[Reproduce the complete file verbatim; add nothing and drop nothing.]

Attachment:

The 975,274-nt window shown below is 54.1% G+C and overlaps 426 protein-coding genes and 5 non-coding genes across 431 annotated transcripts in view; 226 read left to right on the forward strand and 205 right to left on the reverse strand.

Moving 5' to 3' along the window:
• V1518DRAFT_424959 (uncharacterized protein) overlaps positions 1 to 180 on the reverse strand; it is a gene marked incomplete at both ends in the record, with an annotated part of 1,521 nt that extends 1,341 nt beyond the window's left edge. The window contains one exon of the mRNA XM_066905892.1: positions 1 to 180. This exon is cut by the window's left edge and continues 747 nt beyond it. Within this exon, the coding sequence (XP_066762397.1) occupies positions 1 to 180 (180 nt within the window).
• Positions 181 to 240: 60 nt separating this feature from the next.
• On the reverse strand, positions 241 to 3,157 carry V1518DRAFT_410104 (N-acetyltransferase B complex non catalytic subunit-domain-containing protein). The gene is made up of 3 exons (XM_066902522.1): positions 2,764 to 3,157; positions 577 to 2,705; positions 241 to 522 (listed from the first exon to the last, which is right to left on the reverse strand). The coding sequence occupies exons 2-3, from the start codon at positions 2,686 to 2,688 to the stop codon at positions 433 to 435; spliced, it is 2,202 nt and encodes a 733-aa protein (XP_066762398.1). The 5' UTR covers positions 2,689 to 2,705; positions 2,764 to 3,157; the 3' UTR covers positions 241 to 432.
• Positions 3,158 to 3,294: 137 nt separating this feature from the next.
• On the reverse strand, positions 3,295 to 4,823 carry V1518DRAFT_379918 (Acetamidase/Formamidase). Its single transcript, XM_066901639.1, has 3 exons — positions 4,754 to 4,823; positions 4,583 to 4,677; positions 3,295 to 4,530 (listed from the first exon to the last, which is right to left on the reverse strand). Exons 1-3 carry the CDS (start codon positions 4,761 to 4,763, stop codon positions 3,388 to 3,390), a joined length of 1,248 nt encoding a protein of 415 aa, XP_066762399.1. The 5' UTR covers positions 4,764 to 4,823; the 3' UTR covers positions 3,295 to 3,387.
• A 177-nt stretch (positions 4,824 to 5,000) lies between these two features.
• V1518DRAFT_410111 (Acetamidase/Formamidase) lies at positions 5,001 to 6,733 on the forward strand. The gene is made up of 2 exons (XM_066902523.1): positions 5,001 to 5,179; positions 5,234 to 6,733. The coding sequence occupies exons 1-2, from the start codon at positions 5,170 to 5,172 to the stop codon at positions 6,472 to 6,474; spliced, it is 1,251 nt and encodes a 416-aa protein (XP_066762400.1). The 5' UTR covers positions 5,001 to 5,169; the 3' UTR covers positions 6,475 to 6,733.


The 975,274-nt window shown below is 54.1% G+C and overlaps 426 protein-coding genes and 5 non-coding genes across 431 annotated transcripts in view; 226 read left to right on the forward strand and 205 right to left on the reverse strand.

Moving 5' to 3' along the window:
• V1518DRAFT_424959 (uncharacterized protein) overlaps positions 1 to 180 on the reverse strand; it is a gene marked incomplete at both ends in the record, with an annotated part of 1,521 nt that extends 1,341 nt beyond the window's left edge. The window contains one exon of the mRNA XM_066905892.1: positions 1 to 180. This exon is cut by the window's left edge and continues 747 nt beyond it. Within this exon, the coding sequence (XP_066762397.1) occupies positions 1 to 180 (180 nt within the window).
• Positions 181 to 240: 60 nt separating this feature from the next.
• On the reverse strand, positions 241 to 3,157 carry V1518DRAFT_410104 (N-acetyltransferase B complex non catalytic subunit-domain-containing protein). The gene is made up of 3 exons (XM_066902522.1): positions 2,764 to 3,157; positions 577 to 2,705; positions 241 to 522 (listed from the first exon to the last, which is right to left on the reverse strand). The coding sequence occupies exons 2-3, from the start codon at positions 2,686 to 2,688 to the stop codon at positions 433 to 435; spliced, it is 2,202 nt and encodes a 733-aa protein (XP_066762398.1). The 5' UTR covers positions 2,689 to 2,705; positions 2,764 to 3,157; the 3' UTR covers positions 241 to 432.
• Positions 3,158 to 3,294: 137 nt separating this feature from the next.
• On the reverse strand, positions 3,295 to 4,823 carry V1518DRAFT_379918 (Acetamidase/Formamidase). Its single transcript, XM_066901639.1, has 3 exons — positions 4,754 to 4,823; positions 4,583 to 4,677; positions 3,295 to 4,530 (listed from the first exon to the last, which is right to left on the reverse strand). Exons 1-3 carry the CDS (start codon positions 4,761 to 4,763, stop codon positions 3,388 to 3,390), a joined length of 1,248 nt encoding a protein of 415 aa, XP_066762399.1. The 5' UTR covers positions 4,764 to 4,823; the 3' UTR covers positions 3,295 to 3,387.
• A 177-nt stretch (positions 4,824 to 5,000) lies between these two features.
• V1518DRAFT_410111 (Acetamidase/Formamidase) lies at positions 5,001 to 6,733 on the forward strand. The gene is made up of 2 exons (XM_066902523.1): positions 5,001 to 5,179; positions 5,234 to 6,733. The coding sequence occupies exons 1-2, from the start codon at positions 5,170 to 5,172 to the stop codon at positions 6,472 to 6,474; spliced, it is 1,251 nt and encodes a 416-aa protein (XP_066762400.1). The 5' UTR covers positions 5,001 to 5,169; the 3' UTR covers positions 6,475 to 6,733.